~~ Cape Cod Life Magazine
U.S. Coast Guard Auxiliary, Sea Tow and TowBoatU.S. provide maritime-support services for the region.
Although this feature begins with a big-fish story, it’s not that kind of a big-fish story. In this tale, the fish was actually big – an 83-inch, 300-pound bluefin tuna – and it never got away. Soon after sport fisherman Andy Centauro, his wife and cousin secured the big tuna, however, they were fortunate to escape with their lives when their boat, the Reel Quick, nearly capsized on the way back to Nantucket.
“We were about 35 miles east of Great Point Light on Nantucket, near the Regal Sword shipwreck, and we had managed to get the tuna on ice on the deck,” recalls the retired Centauro, a lifelong boater and U.S. Coast Guard-certified captain. “We were on our way back to Nantucket at about 10-12 knots [about 12-14 miles an hour] when the front of the boat suddenly flew up in the air. You could hear the rumble, rumble, rumble of the propellors and then the boat keeled portside. Once I brought the boat up, we realized that we had hit some sort of submerged object.”
After stabilizing the boat, Centauro inspected the damage and determined that the 35-foot Reel Quick remained seaworthy and safe. Hoping that they could limp back to Nantucket, and then to their home port in Falmouth, Centauro put the boat back into gear, only to discover that the Reel Quick was unable to exceed eight knots without violently vibrating.
“We had a dilemma because we were about 70 miles from Falmouth,” adds Centauro. “We had life jackets as well as a raft on board, but we also had to worry about our propellor-drive shaft cracking and potentially sinking in 40-degree waters.”
The ocean is a great equalizer . . . Even experienced boaters can have an unlucky cloud following them around on a given day, so we’re not just providing our customers with a tow or other assistance; we’re really offering them peace of mind."
Residents of Cape Cod and the islands have a proud, long-standing tradition of providing maritime assistance to seafarers of all stripes. According to the recently published book, Shipwrecks of Cape Cod, by Don Wilding, the surfmen of the United States Life-Saving Service began patrolling Cape Cod’s untamed outer beaches in 1872, and this practice continued after the Life-Saving Service and Alexander Hamilton’s Revenue Cutter Service (1790) merged to form the United States Coast Guard in 1915.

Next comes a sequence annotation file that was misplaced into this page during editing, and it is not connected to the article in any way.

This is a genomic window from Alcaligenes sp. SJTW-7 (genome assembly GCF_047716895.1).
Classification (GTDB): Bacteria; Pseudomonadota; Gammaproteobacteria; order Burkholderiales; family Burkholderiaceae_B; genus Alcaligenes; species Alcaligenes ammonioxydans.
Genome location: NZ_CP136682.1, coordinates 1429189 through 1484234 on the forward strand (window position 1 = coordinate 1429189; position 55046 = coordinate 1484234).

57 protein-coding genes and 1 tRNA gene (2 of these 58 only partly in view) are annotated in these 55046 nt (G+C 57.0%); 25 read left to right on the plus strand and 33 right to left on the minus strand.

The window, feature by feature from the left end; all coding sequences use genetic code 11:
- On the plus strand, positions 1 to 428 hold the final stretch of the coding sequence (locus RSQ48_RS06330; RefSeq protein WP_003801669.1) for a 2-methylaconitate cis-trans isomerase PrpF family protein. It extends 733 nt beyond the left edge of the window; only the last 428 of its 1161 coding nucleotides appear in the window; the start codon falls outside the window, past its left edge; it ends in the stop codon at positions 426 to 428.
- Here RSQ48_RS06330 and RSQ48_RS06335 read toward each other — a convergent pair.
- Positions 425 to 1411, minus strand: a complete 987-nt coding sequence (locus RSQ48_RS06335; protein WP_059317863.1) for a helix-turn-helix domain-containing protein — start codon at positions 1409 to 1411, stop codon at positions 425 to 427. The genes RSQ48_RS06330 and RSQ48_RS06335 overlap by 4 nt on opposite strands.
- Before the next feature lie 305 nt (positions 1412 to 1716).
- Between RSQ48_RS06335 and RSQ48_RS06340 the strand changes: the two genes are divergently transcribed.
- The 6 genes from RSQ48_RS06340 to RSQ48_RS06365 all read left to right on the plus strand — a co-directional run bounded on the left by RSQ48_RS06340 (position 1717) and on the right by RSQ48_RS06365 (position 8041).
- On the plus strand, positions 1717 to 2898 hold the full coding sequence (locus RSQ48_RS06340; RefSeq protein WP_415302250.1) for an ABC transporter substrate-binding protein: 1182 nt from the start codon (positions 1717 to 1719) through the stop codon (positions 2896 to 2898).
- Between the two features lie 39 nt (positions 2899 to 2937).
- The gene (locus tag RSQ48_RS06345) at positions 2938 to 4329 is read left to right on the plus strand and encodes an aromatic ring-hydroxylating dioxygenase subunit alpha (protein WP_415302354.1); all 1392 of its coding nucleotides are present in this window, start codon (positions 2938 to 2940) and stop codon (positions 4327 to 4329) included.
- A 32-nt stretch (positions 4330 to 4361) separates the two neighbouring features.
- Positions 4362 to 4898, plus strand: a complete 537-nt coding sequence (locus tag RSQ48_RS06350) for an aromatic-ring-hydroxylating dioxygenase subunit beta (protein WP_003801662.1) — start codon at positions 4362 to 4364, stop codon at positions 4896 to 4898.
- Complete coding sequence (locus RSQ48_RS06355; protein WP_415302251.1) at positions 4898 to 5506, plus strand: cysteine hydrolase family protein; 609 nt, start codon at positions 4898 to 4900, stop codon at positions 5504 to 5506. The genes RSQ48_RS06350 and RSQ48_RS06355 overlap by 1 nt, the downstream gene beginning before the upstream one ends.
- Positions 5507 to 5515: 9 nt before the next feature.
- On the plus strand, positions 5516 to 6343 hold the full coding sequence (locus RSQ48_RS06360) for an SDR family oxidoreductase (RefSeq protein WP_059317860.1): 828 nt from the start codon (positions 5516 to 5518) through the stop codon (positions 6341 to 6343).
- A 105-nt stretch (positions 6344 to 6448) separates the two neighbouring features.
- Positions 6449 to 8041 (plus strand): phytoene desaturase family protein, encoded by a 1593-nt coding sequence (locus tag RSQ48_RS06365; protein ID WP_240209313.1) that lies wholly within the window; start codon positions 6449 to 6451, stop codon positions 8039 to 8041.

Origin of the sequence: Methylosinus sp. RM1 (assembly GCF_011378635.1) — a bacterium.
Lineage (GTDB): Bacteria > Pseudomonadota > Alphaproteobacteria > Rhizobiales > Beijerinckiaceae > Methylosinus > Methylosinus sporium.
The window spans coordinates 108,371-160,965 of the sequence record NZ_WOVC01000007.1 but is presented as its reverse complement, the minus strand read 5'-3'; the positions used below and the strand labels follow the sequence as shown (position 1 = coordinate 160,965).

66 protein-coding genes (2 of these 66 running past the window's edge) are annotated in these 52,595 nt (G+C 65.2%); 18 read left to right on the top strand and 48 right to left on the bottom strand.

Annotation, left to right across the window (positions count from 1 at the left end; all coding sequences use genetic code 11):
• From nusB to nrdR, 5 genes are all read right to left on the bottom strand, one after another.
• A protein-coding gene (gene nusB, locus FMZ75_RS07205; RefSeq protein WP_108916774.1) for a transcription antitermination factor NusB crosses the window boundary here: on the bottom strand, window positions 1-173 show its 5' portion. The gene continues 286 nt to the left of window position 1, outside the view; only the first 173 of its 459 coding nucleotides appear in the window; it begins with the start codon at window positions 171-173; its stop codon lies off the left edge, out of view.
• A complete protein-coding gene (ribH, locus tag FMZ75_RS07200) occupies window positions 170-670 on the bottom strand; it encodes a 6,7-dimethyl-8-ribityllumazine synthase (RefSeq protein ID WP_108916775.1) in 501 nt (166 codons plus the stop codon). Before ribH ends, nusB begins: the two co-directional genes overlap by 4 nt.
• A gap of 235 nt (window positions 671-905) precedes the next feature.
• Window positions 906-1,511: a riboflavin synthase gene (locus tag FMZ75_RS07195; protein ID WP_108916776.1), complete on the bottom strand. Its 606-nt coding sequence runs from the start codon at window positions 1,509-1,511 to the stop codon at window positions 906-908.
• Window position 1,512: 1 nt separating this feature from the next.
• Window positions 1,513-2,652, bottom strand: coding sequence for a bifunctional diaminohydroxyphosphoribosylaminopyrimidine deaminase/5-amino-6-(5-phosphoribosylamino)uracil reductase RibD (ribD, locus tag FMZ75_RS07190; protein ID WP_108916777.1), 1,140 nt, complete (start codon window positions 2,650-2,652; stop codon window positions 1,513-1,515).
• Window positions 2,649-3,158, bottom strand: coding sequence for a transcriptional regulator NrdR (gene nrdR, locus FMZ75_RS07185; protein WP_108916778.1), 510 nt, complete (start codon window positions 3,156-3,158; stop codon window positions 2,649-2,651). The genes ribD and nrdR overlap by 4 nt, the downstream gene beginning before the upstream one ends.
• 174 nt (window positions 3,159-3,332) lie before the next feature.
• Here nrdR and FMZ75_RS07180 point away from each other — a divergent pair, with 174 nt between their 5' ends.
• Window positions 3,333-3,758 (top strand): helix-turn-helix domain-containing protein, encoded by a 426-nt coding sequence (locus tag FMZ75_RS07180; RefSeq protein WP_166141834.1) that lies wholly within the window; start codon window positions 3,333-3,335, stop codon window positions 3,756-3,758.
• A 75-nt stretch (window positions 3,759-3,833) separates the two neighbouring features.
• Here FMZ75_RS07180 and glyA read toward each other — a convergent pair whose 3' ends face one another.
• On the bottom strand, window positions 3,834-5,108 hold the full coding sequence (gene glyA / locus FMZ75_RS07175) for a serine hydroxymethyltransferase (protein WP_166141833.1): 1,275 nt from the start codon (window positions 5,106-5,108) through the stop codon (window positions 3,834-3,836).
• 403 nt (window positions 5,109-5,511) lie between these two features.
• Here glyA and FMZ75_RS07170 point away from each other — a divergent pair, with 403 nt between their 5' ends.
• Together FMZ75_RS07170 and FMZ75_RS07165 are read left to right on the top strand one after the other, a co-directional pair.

In the 21st century, the mantle of providing maritime assistance for Cape Cod and the Islands rests upon the collective shoulders of the United States Coast Guard District 1 and the U.S. Coast Guard Auxiliary Division 11, as well as private, licensed maritime-assistance operators like TowBoatU.S./Cape Cod and Sea Tow/Cape Cod and Islands. The active-duty Coast Guard oversees and regulates the activities of the auxiliary and private operators, which also aid the Coast Guard with search-and-rescue support when needed.
Current law and guidelines dictate that the active-duty U.S. Coast Guard handles all distress calls that may endanger life – boats capsizing or sinking, vessel fires, etc. – while the Coast Guard Auxiliary, Sea Tow and TowBoatU.S. handle all non-distress calls. “A lot of people think of us as the ‘Triple-A’ of the waterways,” says Shawn Brule, a 22-year Coast Guard veteran and owner of TowBoatU.S./Cape Cod.
So Centauro placed a call to Sea Tow Cape Cod and Islands, one of the region’s maritime-assistance services, and Captain/Owner Ramsey Chason immediately sent a boat from Hyannis to meet Centauro en route to Nantucket. Once an assessment was performed, a larger vessel, equipped to handle big boats, was dispatched to conduct an escort and be available in case conditions worsened.
“Ramsey also sent a big boat from Newport [R.I.], which had to run through Buzzard’s Bay, Vineyard Sound and then Nantucket Sound just to get to us and escort us home,” says Centauro, who made it to Falmouth, slowly, under his own power. “I can never thank Ramsey enough; he really came through.”
Chason, who has an extensive background in the sport-fishing and environmental services industries, first earned his captain’s license while attending the College of Charleston in South Carolina. While working his way through undergraduate and graduate school, Chason spent years piloting sport-fishing vessels throughout the Atlantic and the Caribbean.
“The ocean is a great equalizer, so we get calls from people of all experience levels,” says Chason. “Faulty mechanical components don’t care who’s standing behind the wheel.
“Even experienced boaters can have an unlucky cloud following them around on a given day,” adds Chason. “So we’re not just providing our customers with a tow or other assistance; we’re really offering them peace of mind.”
Longstanding Tradition of Maritime Assisstance
It wasn’t always this way. For the first seven decades after the 1915 merger, the U.S. Coast Guard handled all boating-distress calls on U.S. waterways. But that changed when recreational boating activity began to explode in the 1970s and 1980s.